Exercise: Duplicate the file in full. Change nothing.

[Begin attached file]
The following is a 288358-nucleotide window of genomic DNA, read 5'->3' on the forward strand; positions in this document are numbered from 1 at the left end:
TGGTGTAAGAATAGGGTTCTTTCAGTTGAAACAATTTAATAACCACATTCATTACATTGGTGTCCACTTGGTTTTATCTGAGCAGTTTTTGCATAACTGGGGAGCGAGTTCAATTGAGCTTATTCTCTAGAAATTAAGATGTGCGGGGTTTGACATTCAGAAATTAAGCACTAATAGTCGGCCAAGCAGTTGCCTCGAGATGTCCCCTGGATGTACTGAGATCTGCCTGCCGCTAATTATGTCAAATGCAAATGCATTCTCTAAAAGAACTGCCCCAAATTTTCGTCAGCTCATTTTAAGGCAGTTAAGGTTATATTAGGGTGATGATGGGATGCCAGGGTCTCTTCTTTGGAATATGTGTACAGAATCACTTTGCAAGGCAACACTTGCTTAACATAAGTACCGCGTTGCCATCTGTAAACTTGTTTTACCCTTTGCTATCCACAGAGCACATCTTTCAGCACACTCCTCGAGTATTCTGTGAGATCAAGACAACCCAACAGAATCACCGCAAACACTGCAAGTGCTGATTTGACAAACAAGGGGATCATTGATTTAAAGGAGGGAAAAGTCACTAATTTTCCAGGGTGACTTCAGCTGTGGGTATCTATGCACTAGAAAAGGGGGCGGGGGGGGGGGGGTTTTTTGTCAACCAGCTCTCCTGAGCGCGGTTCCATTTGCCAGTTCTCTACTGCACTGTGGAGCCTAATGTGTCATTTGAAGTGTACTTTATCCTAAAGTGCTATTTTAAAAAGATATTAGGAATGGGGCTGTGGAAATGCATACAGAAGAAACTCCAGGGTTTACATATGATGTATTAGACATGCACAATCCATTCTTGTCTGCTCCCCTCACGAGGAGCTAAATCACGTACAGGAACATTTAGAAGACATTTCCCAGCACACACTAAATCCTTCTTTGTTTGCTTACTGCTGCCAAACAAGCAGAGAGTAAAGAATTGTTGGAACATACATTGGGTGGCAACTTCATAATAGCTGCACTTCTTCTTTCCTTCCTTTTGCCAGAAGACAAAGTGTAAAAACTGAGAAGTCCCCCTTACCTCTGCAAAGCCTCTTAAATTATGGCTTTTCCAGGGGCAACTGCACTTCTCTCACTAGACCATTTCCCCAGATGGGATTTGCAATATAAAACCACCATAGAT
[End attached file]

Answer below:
The following is a 288358-nucleotide window of genomic DNA, read 5'->3' on the forward strand; positions in this document are numbered from 1 at the left end:
TGGTGTAAGAATAGGGTTCTTTCAGTTGAAACAATTTAATAACCACATTCATTACATTGGTGTCCACTTGGTTTTATCTGAGCAGTTTTTGCATAACTGGGGAGCGAGTTCAATTGAGCTTATTCTCTAGAAATTAAGATGTGCGGGGTTTGACATTCAGAAATTAAGCACTAATAGTCGGCCAAGCAGTTGCCTCGAGATGTCCCCTGGATGTACTGAGATCTGCCTGCCGCTAATTATGTCAAATGCAAATGCATTCTCTAAAAGAACTGCCCCAAATTTTCGTCAGCTCATTTTAAGGCAGTTAAGGTTATATTAGGGTGATGATGGGATGCCAGGGTCTCTTCTTTGGAATATGTGTACAGAATCACTTTGCAAGGCAACACTTGCTTAACATAAGTACCGCGTTGCCATCTGTAAACTTGTTTTACCCTTTGCTATCCACAGAGCACATCTTTCAGCACACTCCTCGAGTATTCTGTGAGATCAAGACAACCCAACAGAATCACCGCAAACACTGCAAGTGCTGATTTGACAAACAAGGGGATCATTGATTTAAAGGAGGGAAAAGTCACTAATTTTCCAGGGTGACTTCAGCTGTGGGTATCTATGCACTAGAAAAGGGGGCGGGGGGGGGGGGGTTTTTTGTCAACCAGCTCTCCTGAGCGCGGTTCCATTTGCCAGTTCTCTACTGCACTGTGGAGCCTAATGTGTCATTTGAAGTGTACTTTATCCTAAAGTGCTATTTTAAAAAGATATTAGGAATGGGGCTGTGGAAATGCATACAGAAGAAACTCCAGGGTTTACATATGATGTATTAGACATGCACAATCCATTCTTGTCTGCTCCCCTCACGAGGAGCTAAATCACGTACAGGAACATTTAGAAGACATTTCCCAGCACACACTAAATCCTTCTTTGTTTGCTTACTGCTGCCAAACAAGCAGAGAGTAAAGAATTGTTGGAACATACATTGGGTGGCAACTTCATAATAGCTGCACTTCTTCTTTCCTTCCTTTTGCCAGAAGACAAAGTGTAAAAACTGAGAAGTCCCCCTTACCTCTGCAAAGCCTCTTAAATTATGGCTTTTCCAGGGGCAACTGCACTTCTCTCACTAGACCATTTCCCCAGATGGGATTTGCAATATAAAACCACCATAGAT